When collaborating on a Ruby project, you might run into a situation where you
would like to add gems to the project’s gem bundle without adding it to
Gemfile, forcing the gems onto your collaborators. Still, you want to have
them managed by Bundler.
This is possible to accomplish without any changes to files tracked in the project repository, by leveraging some Git and Bundler configuration directives.
Ignoring our local configuration
First of all, make sure that
Gemfile.local* are ignored by Git.
This can be done on a global or on a repository level.
Set up a global
.gitignore file and add the patterns to
Run the following commands from anywhere.
git config --global core.excludesfile ~/.gitignore echo "/.bundle/" >> ~/.gitignore echo "/Gemfile.local*" >> ~/.gitignore
Add the patterns to the non-tracked local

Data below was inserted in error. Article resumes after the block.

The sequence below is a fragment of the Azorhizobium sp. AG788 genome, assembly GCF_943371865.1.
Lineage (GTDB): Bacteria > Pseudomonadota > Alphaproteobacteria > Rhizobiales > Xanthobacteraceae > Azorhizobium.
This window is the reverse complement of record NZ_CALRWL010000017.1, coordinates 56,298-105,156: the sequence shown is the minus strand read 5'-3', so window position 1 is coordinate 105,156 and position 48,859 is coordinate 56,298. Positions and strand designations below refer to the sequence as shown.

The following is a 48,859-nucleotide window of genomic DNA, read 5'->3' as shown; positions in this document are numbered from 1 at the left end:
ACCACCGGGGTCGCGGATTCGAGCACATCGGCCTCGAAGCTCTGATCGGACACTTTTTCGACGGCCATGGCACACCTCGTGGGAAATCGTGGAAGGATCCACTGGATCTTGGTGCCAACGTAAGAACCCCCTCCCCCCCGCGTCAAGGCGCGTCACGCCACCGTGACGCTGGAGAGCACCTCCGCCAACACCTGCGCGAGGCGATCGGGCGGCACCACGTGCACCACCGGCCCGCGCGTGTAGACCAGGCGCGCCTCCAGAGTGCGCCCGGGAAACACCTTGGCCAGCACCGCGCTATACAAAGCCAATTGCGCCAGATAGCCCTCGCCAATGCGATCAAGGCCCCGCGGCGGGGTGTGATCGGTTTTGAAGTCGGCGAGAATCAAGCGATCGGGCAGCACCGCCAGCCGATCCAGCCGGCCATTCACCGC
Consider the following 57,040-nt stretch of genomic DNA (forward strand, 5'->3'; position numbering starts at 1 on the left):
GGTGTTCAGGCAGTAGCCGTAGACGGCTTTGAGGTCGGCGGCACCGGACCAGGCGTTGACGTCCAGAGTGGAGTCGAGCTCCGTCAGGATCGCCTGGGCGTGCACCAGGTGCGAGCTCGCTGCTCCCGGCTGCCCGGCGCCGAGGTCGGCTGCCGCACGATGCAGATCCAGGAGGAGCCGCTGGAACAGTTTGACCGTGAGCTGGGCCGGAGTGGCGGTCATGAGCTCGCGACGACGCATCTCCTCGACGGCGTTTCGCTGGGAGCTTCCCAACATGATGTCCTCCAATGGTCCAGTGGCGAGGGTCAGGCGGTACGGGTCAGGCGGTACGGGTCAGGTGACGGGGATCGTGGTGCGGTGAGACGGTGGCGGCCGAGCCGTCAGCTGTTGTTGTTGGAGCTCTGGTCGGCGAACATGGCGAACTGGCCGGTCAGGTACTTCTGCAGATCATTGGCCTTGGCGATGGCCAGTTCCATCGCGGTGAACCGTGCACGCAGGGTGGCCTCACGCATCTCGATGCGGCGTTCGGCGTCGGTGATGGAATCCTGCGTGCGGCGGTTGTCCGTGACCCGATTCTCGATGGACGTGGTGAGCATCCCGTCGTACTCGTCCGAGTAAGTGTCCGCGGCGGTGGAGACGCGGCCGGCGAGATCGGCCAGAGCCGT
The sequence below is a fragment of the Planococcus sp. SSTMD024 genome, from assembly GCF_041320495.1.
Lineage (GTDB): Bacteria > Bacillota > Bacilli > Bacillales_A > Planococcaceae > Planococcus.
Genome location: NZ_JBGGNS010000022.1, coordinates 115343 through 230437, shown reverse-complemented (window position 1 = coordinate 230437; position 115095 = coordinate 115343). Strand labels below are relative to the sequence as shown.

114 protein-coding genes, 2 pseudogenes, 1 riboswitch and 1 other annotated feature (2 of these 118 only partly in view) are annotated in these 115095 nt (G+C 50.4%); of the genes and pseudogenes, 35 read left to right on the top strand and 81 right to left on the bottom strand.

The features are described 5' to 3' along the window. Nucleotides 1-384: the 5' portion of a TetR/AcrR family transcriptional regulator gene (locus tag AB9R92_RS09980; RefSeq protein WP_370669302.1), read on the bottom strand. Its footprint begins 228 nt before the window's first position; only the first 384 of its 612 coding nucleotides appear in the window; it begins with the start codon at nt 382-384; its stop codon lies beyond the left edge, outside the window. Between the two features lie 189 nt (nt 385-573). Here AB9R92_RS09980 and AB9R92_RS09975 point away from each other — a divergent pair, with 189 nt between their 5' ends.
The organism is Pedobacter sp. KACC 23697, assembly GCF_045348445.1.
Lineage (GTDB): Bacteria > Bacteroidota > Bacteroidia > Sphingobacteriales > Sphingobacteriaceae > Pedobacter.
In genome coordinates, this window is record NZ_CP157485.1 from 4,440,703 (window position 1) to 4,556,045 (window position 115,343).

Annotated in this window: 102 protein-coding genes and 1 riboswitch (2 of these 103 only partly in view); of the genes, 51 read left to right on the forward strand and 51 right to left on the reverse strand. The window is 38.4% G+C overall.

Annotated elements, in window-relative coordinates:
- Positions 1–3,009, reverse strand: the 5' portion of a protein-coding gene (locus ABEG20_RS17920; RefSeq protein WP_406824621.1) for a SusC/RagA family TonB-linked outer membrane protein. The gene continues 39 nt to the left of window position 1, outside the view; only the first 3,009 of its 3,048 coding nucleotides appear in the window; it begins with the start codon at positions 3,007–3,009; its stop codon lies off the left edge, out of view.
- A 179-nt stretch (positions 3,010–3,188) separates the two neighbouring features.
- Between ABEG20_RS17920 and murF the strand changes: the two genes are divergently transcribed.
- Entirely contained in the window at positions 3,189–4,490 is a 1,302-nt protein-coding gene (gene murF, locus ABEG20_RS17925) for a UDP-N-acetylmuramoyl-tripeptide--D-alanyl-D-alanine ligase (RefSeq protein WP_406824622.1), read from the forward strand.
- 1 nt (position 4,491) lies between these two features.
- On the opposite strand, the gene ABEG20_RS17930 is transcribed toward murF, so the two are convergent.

Run the following commands from the project repository root.
echo "/.bundle/" >> .git/info/exclude echo "/Gemfile.local*" >> .git/info/exclude
Setting up our local configuration
echo 'eval_gemfile "Gemfile"' > Gemfile.local echo 'gem "fuubar"' >> Gemfile.local echo 'gem "fuubar-cucumber"' >> Gemfile.local
Gemfile.local.lock(assuming the project has a
cp Gemfile.lock Gemfile.local.lock
Tell Bundler to use
bundle config --local gemfile Gemfile.local
bundle exec rspec -f Fuubar
One caveat with this setup is that Bundler binstubs won’t
work unless you set the
BUNDLE_GEMFILE environment variable too. This is
because Bundler binstubs only read and conditionally set
export BUNDLE_GEMFILE=$(readlink -f Gemfile.local) bin/rspec -f Fuubar
Another caveat is that updates to
to be synced manually. If someone else updates
Gemfile.lock those changes need
to be copied to
Gemfile.local.lock. Similarly, if you update a gem, you need
to make sure the update is applied to both